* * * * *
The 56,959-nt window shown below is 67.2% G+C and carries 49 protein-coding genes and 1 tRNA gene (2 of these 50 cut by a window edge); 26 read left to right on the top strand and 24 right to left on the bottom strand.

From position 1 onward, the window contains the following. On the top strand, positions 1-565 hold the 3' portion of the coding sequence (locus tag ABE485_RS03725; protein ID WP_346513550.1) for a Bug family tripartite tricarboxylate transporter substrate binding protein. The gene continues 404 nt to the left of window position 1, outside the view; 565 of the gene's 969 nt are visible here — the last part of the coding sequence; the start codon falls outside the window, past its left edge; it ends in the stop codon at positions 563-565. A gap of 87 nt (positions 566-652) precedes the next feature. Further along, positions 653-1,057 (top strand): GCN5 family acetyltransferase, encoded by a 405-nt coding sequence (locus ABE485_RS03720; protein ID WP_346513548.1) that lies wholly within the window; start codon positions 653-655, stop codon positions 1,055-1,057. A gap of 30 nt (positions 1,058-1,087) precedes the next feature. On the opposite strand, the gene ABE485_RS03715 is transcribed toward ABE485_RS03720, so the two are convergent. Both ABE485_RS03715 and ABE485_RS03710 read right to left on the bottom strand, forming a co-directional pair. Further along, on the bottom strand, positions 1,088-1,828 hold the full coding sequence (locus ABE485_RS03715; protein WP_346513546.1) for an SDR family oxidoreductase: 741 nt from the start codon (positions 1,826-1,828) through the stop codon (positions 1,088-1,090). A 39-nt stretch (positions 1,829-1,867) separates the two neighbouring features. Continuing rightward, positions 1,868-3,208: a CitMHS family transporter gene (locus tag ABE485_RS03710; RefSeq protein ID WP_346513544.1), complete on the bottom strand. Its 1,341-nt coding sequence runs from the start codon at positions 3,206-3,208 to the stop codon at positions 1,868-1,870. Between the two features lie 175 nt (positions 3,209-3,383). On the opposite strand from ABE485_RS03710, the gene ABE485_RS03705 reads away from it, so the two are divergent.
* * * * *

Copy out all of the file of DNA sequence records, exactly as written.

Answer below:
The 56,959-nt window shown below is 67.2% G+C and carries 49 protein-coding genes and 1 tRNA gene (2 of these 50 cut by a window edge); 26 read left to right on the top strand and 24 right to left on the bottom strand.

From position 1 onward, the window contains the following. On the top strand, positions 1-565 hold the 3' portion of the coding sequence (locus tag ABE485_RS03725; protein ID WP_346513550.1) for a Bug family tripartite tricarboxylate transporter substrate binding protein. The gene continues 404 nt to the left of window position 1, outside the view; 565 of the gene's 969 nt are visible here — the last part of the coding sequence; the start codon falls outside the window, past its left edge; it ends in the stop codon at positions 563-565. A gap of 87 nt (positions 566-652) precedes the next feature. Further along, positions 653-1,057 (top strand): GCN5 family acetyltransferase, encoded by a 405-nt coding sequence (locus ABE485_RS03720; protein ID WP_346513548.1) that lies wholly within the window; start codon positions 653-655, stop codon positions 1,055-1,057. A gap of 30 nt (positions 1,058-1,087) precedes the next feature. On the opposite strand, the gene ABE485_RS03715 is transcribed toward ABE485_RS03720, so the two are convergent. Both ABE485_RS03715 and ABE485_RS03710 read right to left on the bottom strand, forming a co-directional pair. Further along, on the bottom strand, positions 1,088-1,828 hold the full coding sequence (locus ABE485_RS03715; protein WP_346513546.1) for an SDR family oxidoreductase: 741 nt from the start codon (positions 1,826-1,828) through the stop codon (positions 1,088-1,090). A 39-nt stretch (positions 1,829-1,867) separates the two neighbouring features. Continuing rightward, positions 1,868-3,208: a CitMHS family transporter gene (locus tag ABE485_RS03710; RefSeq protein ID WP_346513544.1), complete on the bottom strand. Its 1,341-nt coding sequence runs from the start codon at positions 3,206-3,208 to the stop codon at positions 1,868-1,870. Between the two features lie 175 nt (positions 3,209-3,383). On the opposite strand from ABE485_RS03710, the gene ABE485_RS03705 reads away from it, so the two are divergent.